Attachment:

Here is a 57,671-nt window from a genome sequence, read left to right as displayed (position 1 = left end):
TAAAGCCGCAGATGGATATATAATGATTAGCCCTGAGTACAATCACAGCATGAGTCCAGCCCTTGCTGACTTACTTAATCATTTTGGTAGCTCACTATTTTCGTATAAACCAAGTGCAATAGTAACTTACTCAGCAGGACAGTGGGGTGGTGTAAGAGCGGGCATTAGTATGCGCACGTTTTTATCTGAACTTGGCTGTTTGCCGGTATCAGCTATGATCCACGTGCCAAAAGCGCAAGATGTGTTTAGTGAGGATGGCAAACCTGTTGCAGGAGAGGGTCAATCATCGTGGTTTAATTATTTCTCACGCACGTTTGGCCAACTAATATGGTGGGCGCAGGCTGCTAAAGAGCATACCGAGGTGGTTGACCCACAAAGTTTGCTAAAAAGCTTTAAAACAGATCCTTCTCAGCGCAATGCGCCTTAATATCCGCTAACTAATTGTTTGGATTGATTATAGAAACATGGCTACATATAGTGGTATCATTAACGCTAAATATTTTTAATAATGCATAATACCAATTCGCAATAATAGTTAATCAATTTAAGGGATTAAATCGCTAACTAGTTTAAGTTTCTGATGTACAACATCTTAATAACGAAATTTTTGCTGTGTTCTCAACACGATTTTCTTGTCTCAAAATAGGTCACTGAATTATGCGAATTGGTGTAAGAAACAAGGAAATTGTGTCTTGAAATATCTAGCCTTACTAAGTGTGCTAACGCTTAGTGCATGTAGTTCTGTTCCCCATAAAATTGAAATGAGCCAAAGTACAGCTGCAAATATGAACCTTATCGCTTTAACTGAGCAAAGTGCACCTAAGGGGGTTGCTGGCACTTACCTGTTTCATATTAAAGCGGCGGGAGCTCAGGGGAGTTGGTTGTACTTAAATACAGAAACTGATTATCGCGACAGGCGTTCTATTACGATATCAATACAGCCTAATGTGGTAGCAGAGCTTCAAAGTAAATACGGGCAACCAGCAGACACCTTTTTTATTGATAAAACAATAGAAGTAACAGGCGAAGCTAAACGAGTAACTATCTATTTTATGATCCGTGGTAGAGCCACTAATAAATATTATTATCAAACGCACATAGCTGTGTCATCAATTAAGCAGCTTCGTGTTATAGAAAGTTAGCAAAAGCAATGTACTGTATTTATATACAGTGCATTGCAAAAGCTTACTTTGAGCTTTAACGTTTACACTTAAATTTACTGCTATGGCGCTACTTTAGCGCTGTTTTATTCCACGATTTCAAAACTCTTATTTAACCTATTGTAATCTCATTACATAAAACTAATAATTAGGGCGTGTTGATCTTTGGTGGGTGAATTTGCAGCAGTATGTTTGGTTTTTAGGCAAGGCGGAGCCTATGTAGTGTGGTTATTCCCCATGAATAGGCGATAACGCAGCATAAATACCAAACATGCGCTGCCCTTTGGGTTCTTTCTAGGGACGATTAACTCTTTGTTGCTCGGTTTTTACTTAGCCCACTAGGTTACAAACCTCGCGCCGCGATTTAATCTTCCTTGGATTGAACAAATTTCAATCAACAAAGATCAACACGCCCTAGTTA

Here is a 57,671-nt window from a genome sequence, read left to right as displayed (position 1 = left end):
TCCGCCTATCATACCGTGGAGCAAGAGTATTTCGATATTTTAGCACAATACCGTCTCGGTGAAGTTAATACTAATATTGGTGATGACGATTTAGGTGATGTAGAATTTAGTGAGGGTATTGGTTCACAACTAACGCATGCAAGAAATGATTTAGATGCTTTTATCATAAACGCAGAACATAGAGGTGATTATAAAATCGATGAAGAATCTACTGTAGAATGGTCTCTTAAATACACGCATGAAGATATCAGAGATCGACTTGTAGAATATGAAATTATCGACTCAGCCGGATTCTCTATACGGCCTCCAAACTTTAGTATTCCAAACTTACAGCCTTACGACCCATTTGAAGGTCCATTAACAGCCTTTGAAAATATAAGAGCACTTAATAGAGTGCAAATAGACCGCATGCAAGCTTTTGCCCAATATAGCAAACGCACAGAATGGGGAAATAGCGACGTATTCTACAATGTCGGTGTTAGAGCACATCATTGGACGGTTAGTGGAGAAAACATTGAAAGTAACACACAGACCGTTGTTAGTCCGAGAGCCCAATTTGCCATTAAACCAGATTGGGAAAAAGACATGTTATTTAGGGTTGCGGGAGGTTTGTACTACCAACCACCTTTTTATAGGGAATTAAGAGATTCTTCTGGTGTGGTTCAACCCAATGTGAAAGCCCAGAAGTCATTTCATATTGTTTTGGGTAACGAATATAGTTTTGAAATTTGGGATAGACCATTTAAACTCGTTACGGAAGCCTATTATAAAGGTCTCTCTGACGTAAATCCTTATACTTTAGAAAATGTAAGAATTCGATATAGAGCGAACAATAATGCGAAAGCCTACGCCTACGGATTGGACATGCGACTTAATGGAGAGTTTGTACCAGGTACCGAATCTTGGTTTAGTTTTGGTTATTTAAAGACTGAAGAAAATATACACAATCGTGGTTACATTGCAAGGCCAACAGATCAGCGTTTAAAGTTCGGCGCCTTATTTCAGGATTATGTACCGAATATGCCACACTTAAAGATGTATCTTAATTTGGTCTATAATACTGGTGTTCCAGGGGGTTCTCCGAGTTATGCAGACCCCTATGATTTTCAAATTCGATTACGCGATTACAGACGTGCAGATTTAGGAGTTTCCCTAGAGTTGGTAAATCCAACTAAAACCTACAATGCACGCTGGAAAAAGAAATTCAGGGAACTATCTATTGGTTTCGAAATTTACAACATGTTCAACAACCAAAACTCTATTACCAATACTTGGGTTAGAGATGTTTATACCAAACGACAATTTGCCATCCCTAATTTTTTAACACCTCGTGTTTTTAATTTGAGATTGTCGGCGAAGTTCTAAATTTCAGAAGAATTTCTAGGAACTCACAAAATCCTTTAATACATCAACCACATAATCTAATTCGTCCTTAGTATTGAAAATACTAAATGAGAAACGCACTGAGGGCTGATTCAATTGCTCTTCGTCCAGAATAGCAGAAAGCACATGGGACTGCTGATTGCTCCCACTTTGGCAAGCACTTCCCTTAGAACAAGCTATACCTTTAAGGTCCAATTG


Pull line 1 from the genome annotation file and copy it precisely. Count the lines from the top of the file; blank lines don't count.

Here is a 57,671-nt window from a genome sequence, read left to right as displayed (position 1 = left end):